And now, when you return to Istanbul?
Well, I now can mention all of this. In earlier times I would not have done this and I probably would not have had the courage to do it.
What was the nature of your collaboration with Izzet Yasar, who wrote the dialogue – much of it deliberately stylised and formulaic?
We worked very closely together; our preferences regarding films were similar, and we understood each other. The characters in Tongue Twister were all my friends, and they played themselves or themselves with slight variations.
We used a lot of quotations in the dialogue – partly as a way to be ‘cautious’ and partly as a nod to the nouvelle vague, which we were both fond of. At that time a form of self-censorship, similar to what Brecht termed ‘slave language’, seemed something natural. In a way, I was born into this kind of condition, as a child of Greek-Armenian parents I grew up with the idea of silence, of hiding oneself. Caution was very much the watch-word – a surrendering of identity.
Add a coup d’état to that, and everything gets worse. You always know precisely – you sense it – what may or may not be spoken aloud. Even today it is a bit like that, but not to the extent of the early 1980s. This kind of ‘keeping one’s mouth shut’ is obviously an element in Tongue Twister.
Why was the film so hard to see after 1986?
Tongue Twister was made under the auspices of the Dffb, which meant it obtained screenings in places like Frankfurt and Karlsruhe – a network of non-commercial cinemas. In those times the German image of Turkey and its inhabitants was based around the idea of gastarbeiter, the guest-workers who after 1960 had come to (West) Germany for manual employment. In Germany as a whole, very little was known about Turkey – it wasn’t yet a holiday destination. I think this was the main reason why the film obtained such limited exposure. For many years myself and others were held back by the fact that we did not want to make movies about gastarbeiter matters.
And in Turkey?
The film could not be shown there, for simple technical reasons. We used 16mm film, and apart from the one existing film school there were no 16mm projectors where a film could be shown in public – not even at the Istanbul International Film Festival. Turkish cinema was dominated by the mainstream industry (‘Yeşilçam’) and film could only be imagined as a 35mm medium. Direct sound was unknown – all films were post-synch dubbed, and ambient sound was almost always discarded. There was no alternative form of cinema in sight, even in big cities – this only really started to change with the advent of video, from 2000, which helped to democratise the field and open up a new era. A vivid independent cinema came to life, something totally new in film history.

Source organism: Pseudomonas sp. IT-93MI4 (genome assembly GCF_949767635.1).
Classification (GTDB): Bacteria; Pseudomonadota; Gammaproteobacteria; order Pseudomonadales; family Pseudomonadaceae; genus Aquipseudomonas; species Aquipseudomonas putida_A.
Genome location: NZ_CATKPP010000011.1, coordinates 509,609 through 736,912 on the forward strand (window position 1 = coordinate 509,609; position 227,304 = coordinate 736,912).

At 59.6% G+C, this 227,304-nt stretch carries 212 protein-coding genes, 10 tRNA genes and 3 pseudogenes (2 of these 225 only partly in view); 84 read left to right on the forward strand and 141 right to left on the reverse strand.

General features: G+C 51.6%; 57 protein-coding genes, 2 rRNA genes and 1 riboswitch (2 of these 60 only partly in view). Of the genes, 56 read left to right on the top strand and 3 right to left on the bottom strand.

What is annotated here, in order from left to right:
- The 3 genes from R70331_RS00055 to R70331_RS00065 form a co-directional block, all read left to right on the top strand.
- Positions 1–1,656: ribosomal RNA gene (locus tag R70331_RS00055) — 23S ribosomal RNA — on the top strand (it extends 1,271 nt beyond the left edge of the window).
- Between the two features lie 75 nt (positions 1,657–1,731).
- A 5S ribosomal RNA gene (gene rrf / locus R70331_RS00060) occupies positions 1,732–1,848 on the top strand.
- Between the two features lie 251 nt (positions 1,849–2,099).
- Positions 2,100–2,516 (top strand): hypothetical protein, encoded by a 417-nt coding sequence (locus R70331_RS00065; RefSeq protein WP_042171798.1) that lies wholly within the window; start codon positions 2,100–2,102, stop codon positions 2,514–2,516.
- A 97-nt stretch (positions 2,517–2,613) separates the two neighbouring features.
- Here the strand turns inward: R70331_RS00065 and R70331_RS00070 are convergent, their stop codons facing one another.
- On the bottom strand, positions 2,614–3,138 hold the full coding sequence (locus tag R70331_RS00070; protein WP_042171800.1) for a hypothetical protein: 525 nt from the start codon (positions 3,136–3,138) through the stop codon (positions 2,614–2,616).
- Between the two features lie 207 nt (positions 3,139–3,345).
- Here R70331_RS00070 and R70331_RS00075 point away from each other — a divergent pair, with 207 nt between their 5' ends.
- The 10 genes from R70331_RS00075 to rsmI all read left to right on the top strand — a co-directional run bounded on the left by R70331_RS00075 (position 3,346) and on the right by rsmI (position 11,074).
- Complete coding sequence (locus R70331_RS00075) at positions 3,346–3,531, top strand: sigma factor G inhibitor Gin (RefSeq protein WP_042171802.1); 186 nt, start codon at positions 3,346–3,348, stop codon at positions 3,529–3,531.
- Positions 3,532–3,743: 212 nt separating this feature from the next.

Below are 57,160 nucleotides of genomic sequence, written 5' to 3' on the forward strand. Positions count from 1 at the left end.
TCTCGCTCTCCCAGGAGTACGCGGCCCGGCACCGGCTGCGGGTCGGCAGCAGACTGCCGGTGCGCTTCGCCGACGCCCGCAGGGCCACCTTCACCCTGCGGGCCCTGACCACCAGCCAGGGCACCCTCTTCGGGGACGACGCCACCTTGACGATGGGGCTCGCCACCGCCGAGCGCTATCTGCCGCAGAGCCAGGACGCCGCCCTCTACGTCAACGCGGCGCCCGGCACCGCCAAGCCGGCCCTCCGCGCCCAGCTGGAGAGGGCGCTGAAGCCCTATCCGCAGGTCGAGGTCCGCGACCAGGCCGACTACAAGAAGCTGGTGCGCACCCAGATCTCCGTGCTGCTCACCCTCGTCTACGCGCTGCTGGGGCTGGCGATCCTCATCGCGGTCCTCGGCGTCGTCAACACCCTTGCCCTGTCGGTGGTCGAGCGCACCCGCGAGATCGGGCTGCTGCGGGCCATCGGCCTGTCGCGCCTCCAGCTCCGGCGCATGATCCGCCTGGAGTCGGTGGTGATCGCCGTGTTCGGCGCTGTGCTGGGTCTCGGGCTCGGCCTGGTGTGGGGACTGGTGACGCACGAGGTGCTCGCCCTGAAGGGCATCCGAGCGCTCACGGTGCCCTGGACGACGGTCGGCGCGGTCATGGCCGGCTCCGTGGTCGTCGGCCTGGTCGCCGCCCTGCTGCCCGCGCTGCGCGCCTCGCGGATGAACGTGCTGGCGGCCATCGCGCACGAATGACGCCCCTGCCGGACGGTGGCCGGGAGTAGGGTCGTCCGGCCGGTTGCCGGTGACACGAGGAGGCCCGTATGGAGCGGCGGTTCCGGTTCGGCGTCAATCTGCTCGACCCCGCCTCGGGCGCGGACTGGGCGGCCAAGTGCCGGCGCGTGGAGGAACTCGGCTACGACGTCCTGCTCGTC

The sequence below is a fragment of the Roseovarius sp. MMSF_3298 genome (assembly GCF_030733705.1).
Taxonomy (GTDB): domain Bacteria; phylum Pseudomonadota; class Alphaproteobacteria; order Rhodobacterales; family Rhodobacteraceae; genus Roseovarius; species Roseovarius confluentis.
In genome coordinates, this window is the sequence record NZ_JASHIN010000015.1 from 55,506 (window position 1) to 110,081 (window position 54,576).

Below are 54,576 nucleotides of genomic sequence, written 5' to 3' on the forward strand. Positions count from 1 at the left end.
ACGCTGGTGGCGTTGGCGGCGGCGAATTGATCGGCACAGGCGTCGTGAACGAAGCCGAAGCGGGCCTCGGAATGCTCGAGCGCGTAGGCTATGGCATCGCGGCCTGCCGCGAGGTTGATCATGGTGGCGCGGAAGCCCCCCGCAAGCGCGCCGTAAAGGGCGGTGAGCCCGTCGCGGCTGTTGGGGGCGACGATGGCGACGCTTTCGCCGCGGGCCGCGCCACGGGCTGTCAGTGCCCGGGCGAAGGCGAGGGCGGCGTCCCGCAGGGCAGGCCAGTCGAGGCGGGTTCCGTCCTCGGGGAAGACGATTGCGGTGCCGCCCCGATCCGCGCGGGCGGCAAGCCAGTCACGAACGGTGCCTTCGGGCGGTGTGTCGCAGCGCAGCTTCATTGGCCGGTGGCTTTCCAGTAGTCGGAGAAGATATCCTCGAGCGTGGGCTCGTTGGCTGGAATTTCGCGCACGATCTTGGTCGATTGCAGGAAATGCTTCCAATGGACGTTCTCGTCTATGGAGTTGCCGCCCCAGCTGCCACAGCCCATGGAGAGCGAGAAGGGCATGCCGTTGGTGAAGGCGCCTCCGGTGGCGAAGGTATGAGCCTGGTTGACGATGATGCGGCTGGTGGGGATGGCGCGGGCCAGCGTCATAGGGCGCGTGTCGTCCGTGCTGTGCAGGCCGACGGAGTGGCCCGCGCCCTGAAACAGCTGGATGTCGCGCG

How did it feel when the film was ‘rediscovered’ and finally shown to Turkish audiences?
I was very happy about it, of course, but I am not yet able to come up with a proper interpretation of what has happened, pleasant as it is to see the enthusiasm among young people and receive their praise. The young public longs to see their own experiences and history becoming part of true discourse in arts and society.
Turkey is a country at war with its own history, perhaps like no other country. There is no tradition of trying to learn from history, to pass on its lessons to the next generations – maybe because the part is so filled up with negative experiences. These are not embedded into daily life as they are in, for example, Germany. And the various coups d’état and similar upheavals are not mentioned in school textbooks – meaning that their memory is not kept alive, and they are not condemned.
The film offers a chance to glimpse a previous, relatively recent era…
For the audience to experience the ‘old’ city of Istanbul and its people in a near-documentary way is perhaps something unique. In 1985, Istanbul had less than five million inhabitants – and even this was seen as a great change in the development of the city, for in my childhood in the 1960s the population was less than a million.
Such immense transformations in population change, in an incredible way, the image of the place in which you live. As time passes, I will hopefully arrive at a concise interpretation of the film and the new interest which has grown up around it, and I shall understand it better.
What will happen to the film now? Are more screenings planned?
A 16mm copy of the film, the only one in existence, resides at the German Cinematheque in Berlin. However when I was contacted by Burak Çevik the only version I had was a U-matic given to me by the Dffb. We digitised this copy for the festival, but the result is not of good quality. A new digitisation from the original 16mm would be quite expensive: at least €2,500, and even €10,000 for a good copy. We hope to find some support – we can be reached at blankfilmprod [at] aol.com – but it seems to be difficult in Germany at the moment…